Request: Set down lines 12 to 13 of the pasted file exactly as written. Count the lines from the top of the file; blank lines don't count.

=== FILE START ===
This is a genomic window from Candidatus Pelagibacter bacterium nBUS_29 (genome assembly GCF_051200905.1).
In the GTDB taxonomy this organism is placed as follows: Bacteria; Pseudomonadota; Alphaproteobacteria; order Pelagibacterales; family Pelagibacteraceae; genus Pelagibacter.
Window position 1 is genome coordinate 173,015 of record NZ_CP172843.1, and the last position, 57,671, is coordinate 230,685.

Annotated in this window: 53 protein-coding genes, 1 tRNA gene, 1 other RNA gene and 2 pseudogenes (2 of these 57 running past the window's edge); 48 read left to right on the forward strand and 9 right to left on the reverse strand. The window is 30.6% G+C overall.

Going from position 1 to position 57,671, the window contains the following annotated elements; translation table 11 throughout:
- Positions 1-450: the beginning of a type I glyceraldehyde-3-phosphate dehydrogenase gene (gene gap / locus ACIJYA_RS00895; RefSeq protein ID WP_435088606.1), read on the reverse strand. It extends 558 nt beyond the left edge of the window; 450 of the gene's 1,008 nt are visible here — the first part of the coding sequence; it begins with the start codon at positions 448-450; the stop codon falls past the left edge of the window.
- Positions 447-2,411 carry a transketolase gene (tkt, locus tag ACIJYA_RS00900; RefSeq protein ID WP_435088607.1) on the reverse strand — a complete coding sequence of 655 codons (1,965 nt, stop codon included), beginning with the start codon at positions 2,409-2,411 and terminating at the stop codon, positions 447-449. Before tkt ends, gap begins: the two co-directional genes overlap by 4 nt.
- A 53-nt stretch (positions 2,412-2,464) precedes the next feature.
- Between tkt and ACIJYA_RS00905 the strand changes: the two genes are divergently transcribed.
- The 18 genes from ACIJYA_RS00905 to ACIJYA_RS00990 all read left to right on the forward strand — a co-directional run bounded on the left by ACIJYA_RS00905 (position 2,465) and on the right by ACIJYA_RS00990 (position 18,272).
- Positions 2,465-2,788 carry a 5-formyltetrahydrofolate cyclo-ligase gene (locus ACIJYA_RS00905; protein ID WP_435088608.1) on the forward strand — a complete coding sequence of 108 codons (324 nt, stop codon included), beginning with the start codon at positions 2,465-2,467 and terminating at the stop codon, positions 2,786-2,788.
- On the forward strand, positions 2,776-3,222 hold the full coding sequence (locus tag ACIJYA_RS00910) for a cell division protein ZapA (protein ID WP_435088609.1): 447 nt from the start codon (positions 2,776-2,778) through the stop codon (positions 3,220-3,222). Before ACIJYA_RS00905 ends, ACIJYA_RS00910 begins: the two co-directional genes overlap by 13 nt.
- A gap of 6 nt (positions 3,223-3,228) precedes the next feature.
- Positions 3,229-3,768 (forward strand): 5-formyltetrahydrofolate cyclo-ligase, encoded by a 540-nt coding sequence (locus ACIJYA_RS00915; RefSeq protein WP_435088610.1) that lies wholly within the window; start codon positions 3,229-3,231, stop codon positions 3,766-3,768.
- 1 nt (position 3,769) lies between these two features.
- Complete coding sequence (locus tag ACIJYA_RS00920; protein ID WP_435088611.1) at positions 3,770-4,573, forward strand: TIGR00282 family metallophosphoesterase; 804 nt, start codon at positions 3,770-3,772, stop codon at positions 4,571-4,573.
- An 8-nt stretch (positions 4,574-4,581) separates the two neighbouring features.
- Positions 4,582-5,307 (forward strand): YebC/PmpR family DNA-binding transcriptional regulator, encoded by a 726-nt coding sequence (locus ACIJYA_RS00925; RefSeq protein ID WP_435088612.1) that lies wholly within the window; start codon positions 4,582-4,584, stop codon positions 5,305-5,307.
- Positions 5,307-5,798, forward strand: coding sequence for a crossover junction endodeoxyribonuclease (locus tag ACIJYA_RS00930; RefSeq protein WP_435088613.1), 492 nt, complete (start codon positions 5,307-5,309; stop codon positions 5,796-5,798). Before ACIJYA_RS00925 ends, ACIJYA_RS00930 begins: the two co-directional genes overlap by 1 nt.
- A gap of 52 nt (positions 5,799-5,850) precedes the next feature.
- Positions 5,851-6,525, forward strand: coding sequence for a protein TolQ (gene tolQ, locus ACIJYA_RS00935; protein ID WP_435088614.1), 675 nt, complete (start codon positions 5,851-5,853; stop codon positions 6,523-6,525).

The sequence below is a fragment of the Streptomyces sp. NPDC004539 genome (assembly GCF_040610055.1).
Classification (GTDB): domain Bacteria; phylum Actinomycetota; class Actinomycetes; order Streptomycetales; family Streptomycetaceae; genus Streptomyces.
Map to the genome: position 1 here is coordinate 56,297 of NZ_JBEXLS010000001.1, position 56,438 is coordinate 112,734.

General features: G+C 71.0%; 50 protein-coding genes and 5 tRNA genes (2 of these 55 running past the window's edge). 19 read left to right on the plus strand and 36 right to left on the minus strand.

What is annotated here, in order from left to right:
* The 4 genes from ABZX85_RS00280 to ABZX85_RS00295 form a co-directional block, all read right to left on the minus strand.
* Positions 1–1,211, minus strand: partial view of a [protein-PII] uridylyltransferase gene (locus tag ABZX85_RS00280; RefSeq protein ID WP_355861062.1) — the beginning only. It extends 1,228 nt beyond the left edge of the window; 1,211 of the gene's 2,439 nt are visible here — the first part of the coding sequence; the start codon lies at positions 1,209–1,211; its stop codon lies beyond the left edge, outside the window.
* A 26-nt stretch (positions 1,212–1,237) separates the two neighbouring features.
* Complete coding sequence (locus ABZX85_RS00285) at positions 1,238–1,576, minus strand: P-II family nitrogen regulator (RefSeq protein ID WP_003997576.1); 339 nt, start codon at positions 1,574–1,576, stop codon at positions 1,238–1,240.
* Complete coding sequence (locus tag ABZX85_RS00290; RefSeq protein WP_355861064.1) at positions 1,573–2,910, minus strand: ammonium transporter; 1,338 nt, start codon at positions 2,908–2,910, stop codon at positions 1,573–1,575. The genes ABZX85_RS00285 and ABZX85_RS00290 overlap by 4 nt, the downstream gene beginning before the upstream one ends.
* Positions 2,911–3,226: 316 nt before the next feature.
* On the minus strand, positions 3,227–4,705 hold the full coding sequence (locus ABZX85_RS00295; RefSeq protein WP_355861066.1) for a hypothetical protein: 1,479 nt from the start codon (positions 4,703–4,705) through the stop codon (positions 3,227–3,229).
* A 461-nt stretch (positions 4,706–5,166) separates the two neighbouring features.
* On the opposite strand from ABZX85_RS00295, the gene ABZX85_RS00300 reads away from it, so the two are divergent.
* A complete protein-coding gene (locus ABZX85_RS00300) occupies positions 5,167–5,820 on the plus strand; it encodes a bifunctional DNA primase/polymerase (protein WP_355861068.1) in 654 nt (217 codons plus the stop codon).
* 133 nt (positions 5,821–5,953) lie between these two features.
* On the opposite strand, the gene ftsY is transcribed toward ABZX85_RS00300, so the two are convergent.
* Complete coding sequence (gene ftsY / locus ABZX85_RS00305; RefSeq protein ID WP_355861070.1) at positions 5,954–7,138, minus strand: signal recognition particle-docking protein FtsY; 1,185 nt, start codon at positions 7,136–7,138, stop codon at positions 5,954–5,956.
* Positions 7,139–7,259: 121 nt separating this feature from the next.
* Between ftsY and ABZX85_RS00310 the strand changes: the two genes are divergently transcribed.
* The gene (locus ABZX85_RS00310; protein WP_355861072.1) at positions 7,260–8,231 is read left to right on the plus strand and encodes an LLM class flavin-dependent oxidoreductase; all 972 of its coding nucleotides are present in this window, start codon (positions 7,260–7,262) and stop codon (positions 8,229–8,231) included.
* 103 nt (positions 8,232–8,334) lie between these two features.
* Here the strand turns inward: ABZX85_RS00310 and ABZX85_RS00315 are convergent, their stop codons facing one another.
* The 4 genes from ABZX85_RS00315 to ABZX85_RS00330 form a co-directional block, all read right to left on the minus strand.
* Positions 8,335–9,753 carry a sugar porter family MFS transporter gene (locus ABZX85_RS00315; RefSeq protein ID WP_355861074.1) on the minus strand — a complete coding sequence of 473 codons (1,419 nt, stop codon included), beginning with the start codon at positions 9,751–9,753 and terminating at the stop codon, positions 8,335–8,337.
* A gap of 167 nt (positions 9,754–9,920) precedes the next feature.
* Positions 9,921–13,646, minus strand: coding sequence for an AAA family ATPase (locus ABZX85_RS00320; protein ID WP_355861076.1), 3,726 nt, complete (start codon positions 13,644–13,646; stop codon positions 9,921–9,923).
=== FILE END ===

- On the forward strand, positions 2,776-3,222 hold the full coding sequence (locus tag ACIJYA_RS00910) for a cell division protein ZapA (protein ID WP_435088609.1): 447 nt from the start codon (positions 2,776-2,778) through the stop codon (positions 3,220-3,222). Before ACIJYA_RS00905 ends, ACIJYA_RS00910 begins: the two co-directional genes overlap by 13 nt.
- A gap of 6 nt (positions 3,223-3,228) precedes the next feature.